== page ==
The Negro Spirituals were coded messages sung to inform enslaved Africans of what to do and when to do it and even how it should be done. Songs like Wade in the water, Swing Lo’, Balm in Gilead and others were less about worship a stringy haired hippy then they were about getting tf out of bondage. When the water is troubled by somebody, when you see the waves turning but can’t feel no wind on your face, that means it’s time to scoot boot! That’s what Wade in the water was for and that’s what happened when it was sung. If you just so happened to be the descendent of enslaved Africans in America and have forgotten why the song was sang then there it T I is.

The song about the chariot that never really made any sense… same thing. The chariot was a black woman with a switch stuck on beastmode named Harriet. Last name Tubman. TBFS didn’t get a chance to interview her but we are okay asserting that there was probably nothing sweet about her. Besides being the subject of a new short film project, Harriet Tubman is remembered in the hearts and minds of many Africans in America understanding their freedom came at a cost and there is still a ways to go.

balmofgileadAnd that Balm in Gilead? Tf is a balm and why is that weird word in a song title? They had alternative gospel artist back then? Strange shit like that is usually the first clue that the song is probably a code. Besides the fact that the chorus has absolutely NOTHING to do with the verses and the other fact that hardly ANYBODY even knows the verses to Balm in Gilead or that it even had verses is your biggest clue that the song is a code. Add in the fact that enslaved Africans were probably not to keen to abandon their gods, ages old, to worship the god of their most immediate enemy and you got yourself a definite code song about one of the most powerful plants ever created with more benefits being discovered by the day.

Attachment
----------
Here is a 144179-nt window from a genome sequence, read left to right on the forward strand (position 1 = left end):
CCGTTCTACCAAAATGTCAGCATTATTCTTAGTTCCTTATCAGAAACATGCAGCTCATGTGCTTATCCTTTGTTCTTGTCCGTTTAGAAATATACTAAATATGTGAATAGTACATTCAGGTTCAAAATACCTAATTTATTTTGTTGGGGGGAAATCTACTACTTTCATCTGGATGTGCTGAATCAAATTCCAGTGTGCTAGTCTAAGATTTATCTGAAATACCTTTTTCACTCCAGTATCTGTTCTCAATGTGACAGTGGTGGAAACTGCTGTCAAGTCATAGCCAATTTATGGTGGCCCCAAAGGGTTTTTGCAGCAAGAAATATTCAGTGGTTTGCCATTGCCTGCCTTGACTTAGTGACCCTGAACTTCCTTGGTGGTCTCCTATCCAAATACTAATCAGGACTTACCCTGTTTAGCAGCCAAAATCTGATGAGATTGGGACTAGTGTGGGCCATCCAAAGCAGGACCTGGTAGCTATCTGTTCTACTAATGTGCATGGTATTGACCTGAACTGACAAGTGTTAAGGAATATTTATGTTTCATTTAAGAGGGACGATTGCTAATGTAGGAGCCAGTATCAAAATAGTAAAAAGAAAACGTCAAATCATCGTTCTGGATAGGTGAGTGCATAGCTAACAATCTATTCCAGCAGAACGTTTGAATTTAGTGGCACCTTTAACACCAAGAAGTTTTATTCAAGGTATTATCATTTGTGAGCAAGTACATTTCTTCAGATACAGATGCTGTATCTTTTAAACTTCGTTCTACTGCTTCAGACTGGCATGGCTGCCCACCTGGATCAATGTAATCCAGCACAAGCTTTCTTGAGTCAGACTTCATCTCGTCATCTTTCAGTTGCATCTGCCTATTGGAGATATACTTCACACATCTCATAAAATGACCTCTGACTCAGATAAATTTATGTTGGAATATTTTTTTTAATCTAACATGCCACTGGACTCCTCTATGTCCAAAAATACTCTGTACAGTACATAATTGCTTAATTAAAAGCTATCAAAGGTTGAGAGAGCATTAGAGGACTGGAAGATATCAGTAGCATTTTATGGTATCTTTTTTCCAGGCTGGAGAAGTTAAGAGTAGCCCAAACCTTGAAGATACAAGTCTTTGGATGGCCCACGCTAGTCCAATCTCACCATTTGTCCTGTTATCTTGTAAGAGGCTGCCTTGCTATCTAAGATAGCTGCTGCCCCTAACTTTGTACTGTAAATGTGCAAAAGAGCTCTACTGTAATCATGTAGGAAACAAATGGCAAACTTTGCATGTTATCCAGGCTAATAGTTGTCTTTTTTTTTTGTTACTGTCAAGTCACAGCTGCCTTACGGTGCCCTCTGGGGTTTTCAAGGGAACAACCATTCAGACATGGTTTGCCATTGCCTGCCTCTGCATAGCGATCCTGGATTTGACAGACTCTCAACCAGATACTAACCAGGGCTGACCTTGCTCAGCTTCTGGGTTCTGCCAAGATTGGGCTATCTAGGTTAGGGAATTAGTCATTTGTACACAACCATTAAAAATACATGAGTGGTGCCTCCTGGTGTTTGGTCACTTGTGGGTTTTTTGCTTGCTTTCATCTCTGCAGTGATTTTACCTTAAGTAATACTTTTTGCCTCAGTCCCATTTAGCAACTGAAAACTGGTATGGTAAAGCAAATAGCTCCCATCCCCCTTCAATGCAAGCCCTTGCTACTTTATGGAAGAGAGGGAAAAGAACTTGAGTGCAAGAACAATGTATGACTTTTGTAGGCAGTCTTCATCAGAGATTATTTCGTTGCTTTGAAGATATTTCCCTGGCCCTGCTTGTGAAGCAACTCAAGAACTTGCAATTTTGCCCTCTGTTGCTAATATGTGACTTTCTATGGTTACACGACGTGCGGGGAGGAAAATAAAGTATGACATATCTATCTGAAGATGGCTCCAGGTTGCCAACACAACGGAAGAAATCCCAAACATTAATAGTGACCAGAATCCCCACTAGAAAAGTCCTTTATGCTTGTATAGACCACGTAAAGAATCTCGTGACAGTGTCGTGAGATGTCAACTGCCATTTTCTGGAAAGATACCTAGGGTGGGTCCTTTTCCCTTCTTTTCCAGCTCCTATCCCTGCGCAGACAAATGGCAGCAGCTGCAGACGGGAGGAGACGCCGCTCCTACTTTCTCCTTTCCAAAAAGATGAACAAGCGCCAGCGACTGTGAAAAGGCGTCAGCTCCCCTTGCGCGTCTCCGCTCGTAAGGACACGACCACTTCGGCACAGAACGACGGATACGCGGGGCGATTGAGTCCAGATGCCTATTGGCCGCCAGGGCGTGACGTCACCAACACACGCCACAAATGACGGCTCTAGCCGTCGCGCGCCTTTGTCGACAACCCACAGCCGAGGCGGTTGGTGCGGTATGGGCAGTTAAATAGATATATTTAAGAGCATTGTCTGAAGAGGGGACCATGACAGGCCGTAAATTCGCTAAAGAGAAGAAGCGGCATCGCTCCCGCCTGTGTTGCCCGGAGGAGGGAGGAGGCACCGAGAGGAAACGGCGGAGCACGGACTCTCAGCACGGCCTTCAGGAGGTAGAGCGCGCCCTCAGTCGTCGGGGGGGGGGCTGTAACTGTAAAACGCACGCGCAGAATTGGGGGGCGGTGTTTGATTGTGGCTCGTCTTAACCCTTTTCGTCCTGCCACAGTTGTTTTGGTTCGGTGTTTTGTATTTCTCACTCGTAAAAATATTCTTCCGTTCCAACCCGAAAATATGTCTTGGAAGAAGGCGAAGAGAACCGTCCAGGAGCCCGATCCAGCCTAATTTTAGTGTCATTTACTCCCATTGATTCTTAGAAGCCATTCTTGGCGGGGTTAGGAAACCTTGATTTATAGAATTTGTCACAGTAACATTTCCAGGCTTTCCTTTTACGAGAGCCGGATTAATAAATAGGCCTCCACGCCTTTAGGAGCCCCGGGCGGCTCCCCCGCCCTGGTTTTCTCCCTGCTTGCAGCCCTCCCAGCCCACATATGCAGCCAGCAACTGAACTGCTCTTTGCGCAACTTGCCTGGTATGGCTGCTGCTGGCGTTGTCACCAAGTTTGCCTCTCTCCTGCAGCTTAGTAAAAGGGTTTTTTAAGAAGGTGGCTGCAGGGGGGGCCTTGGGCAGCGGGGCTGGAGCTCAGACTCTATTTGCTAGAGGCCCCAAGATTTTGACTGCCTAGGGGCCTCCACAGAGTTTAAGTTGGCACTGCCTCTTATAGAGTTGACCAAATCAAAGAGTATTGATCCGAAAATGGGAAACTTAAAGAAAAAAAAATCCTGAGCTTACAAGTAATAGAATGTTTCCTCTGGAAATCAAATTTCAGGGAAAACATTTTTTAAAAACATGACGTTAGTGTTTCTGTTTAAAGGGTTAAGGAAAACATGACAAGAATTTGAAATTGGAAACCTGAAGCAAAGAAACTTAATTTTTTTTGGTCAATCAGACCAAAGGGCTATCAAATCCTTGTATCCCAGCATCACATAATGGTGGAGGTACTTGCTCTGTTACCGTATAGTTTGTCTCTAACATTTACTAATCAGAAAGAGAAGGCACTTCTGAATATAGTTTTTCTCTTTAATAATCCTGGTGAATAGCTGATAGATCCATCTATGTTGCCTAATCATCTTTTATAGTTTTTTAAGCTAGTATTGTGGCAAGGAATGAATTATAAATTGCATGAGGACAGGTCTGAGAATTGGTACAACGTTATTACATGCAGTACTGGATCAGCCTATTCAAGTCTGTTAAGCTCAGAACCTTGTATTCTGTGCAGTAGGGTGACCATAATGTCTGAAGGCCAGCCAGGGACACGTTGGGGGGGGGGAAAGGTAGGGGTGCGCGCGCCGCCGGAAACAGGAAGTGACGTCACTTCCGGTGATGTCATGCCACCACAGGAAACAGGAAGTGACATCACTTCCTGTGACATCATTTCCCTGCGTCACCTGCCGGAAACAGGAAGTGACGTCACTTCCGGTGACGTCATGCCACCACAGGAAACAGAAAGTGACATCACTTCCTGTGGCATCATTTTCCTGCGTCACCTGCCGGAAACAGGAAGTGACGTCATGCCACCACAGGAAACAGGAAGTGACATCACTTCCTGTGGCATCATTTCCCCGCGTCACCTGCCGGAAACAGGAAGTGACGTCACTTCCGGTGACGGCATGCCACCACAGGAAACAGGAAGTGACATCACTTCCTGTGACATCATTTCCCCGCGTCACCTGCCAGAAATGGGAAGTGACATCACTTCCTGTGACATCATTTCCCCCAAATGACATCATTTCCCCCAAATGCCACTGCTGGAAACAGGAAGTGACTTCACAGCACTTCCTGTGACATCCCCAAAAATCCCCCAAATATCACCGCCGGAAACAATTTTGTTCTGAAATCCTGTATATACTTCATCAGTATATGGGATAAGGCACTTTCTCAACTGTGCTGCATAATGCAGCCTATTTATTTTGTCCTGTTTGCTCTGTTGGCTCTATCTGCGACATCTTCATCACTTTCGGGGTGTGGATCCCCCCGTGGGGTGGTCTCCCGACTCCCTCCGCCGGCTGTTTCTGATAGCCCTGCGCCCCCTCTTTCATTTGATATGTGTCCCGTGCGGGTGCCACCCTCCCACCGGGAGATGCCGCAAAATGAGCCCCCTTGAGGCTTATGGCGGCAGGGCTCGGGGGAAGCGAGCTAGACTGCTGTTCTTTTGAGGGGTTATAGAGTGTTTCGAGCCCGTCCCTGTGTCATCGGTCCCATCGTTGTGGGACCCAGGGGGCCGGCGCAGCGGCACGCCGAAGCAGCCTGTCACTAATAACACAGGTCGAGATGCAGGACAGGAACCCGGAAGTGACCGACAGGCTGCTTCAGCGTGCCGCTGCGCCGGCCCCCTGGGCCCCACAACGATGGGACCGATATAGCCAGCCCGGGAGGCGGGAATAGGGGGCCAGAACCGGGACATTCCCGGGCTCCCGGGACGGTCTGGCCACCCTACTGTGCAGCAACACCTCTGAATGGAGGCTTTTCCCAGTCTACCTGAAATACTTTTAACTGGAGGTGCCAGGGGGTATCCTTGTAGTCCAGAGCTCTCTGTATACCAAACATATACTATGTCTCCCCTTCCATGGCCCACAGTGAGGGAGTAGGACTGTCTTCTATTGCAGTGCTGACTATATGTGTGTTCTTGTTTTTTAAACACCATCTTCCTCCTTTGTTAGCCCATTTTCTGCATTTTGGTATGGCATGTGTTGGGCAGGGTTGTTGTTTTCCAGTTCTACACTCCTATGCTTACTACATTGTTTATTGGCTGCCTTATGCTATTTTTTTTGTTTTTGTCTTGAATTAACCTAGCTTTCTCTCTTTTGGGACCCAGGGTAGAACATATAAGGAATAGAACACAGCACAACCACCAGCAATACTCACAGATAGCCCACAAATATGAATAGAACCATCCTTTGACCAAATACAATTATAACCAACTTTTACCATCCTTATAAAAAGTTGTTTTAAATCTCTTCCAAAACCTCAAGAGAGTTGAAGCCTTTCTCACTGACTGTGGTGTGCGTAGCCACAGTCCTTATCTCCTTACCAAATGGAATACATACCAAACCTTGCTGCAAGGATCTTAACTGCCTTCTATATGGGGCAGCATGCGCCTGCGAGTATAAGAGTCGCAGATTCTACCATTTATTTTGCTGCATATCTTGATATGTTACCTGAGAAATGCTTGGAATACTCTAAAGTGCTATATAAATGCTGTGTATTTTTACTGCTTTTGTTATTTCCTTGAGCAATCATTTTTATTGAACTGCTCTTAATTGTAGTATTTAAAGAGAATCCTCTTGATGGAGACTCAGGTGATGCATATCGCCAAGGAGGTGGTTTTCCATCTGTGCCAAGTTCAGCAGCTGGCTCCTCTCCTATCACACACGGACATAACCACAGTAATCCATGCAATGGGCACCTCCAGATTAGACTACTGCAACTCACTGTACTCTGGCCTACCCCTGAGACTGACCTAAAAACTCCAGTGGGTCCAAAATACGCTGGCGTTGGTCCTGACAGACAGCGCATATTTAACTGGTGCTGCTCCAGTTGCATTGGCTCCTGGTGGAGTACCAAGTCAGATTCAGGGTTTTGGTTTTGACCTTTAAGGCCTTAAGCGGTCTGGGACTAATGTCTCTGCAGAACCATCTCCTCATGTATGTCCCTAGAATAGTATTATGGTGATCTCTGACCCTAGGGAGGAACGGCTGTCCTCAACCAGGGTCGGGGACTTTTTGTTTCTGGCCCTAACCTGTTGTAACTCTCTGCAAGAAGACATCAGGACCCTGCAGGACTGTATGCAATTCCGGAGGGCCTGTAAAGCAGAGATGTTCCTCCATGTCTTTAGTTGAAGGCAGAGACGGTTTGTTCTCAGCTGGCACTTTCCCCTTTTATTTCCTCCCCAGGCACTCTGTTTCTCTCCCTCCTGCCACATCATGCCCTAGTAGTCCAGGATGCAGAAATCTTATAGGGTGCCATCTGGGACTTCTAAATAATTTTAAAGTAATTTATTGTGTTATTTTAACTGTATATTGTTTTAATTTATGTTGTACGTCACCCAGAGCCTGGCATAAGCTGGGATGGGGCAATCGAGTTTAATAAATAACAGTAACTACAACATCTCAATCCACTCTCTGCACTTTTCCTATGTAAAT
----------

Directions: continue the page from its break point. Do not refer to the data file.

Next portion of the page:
There is a definite pattern to be noted here. There is a definite theme of Africans orally transferring messages through song and story from one group to the next and one generation to the next. There is a theme of coding messages to protect them from the other while appearing to assimilate. There is a theme of survival by any means.

Have Africans in America forgotten to pretend? Do we now believe that their god is ours and a chariot can be sweet and is coming to take us home and that black people can not only swim but we can do something called wading in water? 0-o Word?

“American English can’t be proper because it’s American and English comes from England,” asserts the African.

“It’s proper because it’s the way African people say it in America,” says the English American.

“Where the fuck is Dr. Geneva Smitherman?” says TBFS.

Here’s a couple books TBFS recommends fyi…

Black Feeling Black Talk by Dr. Geneva Smitherman

Black Street Speech: Its History, Structure, and Survival by John Baugh

Or if you just want to read a really good article about it then it should probably be an academic one. Try The Western Journal of Black Studies. You don’t have to go to college to read it or subscribe. Some might say a subscription to some good journals may even be a better use of tuition funds.

One article like Ebonics Is Not Black English by Dr. Ernie Smith and Karen Crozier from The Western Journal of Black Studies will do the trick! 😉

Read an excerpt here and hunger for more.

Shout out to Jimmy Kimmel. We love that guy.